Chef Doug Flicker’s meta-dive bar is fighting creeping anxiety by experimenting with ramen
This article is part of our “10 Bars for 2020” feature. Read more stories of bars that are defining this moment in drinking.
When Chef Doug Flicker cashed in his fine dining chips and traded his sous vide rig for a popcorn popper back in 2017, he and his wife and business partner Amy Greeley had a vision for the perfect neighborhood bar. It would be a place with all the creature comforts of their favorite windowless Midwestern watering holes, with a kitchen that applied the same exacting standards to cardboard buckets of fried chicken as Flicker once did to prix fixe tasting menus. A place where friends and families could relax against the soft flex of wood-paneled walls, linger over a frosty Deer Brand, and lick cheese curd grease from their fingers for hours on end.
These days, the bar’s still there, the cheese curds are still glorious, and the beer is still cold, but Doug and Amy are missing their neighbors something awful.
“A bar that feels empty, it’s not that enjoyable. It’s really great seeing people in the bar once in a while, but part of me is like, ‘I don’t know why you’re here because that activity, that buzz is gone,’ you know?” Flicker says, about Bull’s Horn’s new post-coronavirus reality. “I hate to say that.”
Prior to our latest national freefall, Bull’s Horn had been seeing their neighbors quite a bit. The bar had been experimenting with themed events like their ‘90s homage Rage Against the Cuisine, featuring guest DJs like Har Mar Superstar and special one-off menus created by Flicker. Bull’s Horn had also taken advantage of a change in local regulations and installed a liquor program for the first time, cheekily thumbing their noses at the Twin Cities cocktail scene by opting for Phillips rails and a soda gun instead of Aviations and Penicillins.
“We say we don’t shake, complicate, or mixoligate,” Greeley jokes.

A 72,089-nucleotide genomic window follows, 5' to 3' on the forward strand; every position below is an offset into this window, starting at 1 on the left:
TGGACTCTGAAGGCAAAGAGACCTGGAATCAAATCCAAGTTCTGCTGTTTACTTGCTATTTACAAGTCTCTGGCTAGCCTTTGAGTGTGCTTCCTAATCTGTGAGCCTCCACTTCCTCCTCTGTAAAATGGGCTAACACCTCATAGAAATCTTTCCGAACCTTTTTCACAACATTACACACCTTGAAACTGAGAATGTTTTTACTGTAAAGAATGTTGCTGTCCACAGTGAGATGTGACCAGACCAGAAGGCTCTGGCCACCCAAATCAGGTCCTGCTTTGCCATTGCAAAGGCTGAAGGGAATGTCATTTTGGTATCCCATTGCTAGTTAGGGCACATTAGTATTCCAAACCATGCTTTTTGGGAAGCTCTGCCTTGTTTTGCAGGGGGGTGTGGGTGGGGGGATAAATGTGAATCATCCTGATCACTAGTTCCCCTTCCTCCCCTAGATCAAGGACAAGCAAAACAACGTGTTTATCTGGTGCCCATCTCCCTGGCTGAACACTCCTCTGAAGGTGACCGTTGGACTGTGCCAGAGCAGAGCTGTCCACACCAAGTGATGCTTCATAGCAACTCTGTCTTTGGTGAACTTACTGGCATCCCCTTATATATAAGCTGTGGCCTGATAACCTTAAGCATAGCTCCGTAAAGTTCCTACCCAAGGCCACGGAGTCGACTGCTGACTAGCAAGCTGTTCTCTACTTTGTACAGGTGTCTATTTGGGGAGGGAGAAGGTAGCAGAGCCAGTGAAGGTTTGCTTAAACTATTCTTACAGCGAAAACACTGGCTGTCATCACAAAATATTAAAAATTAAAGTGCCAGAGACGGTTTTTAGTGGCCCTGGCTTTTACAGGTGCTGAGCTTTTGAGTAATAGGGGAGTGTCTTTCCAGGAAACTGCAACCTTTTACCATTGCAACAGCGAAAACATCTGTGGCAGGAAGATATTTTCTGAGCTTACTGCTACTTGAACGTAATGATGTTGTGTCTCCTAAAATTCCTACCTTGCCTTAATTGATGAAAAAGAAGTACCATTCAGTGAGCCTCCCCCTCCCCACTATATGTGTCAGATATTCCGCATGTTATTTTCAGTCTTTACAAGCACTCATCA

The early days of COVID-19 were a dark and confusing time for Bull’s Horn. Greeley says that being forced to lay-off the majority of their staff, many of whom she and Flicker consider personal friends, was devastating. Bull’s Horn was fortunate to have installed an online ordering system just a few weeks before the virus broke out in Minnesota, and that their menu was built around the kind of comfort food that folks were craving in a crisis. The couple worked overtime with their general manager and one cook to stay on top of a flood of takeout orders from their faithful regulars and neighbors, all while lining up extra government funds and staff meals for their workers.
Since they’ve been able to reopen their patio and bar for half-capacity, Greeley says business has been steady, but definitely slower, and she and Flicker have been working to find ways to get more customers to return, safely. Inspired by the couple’s pre-COVID trip to Japan and a need to escape his own anxieties, Flicker started experimenting with cooking and serving ramen for the first time.
“I love ramen,” Flicker says, “it’s so history-rich, it fits into Bull’s Horn because it’s like that working-class food. Inexpensive, it’s filling, it’s delicious, but it can be elevated to an absolute, Michelin-starred experience.”
Greeley says that Bull’s Horn plans to do ramen service on Wednesday nights starting in August by mimicking the quick-turn style of the ramen shops they observed in Japan, meaning stand-up-only dining and short reservation windows. They’re hoping it will be a fun way to help weather the storm until all their friends and neighbors can return to the bar together once again.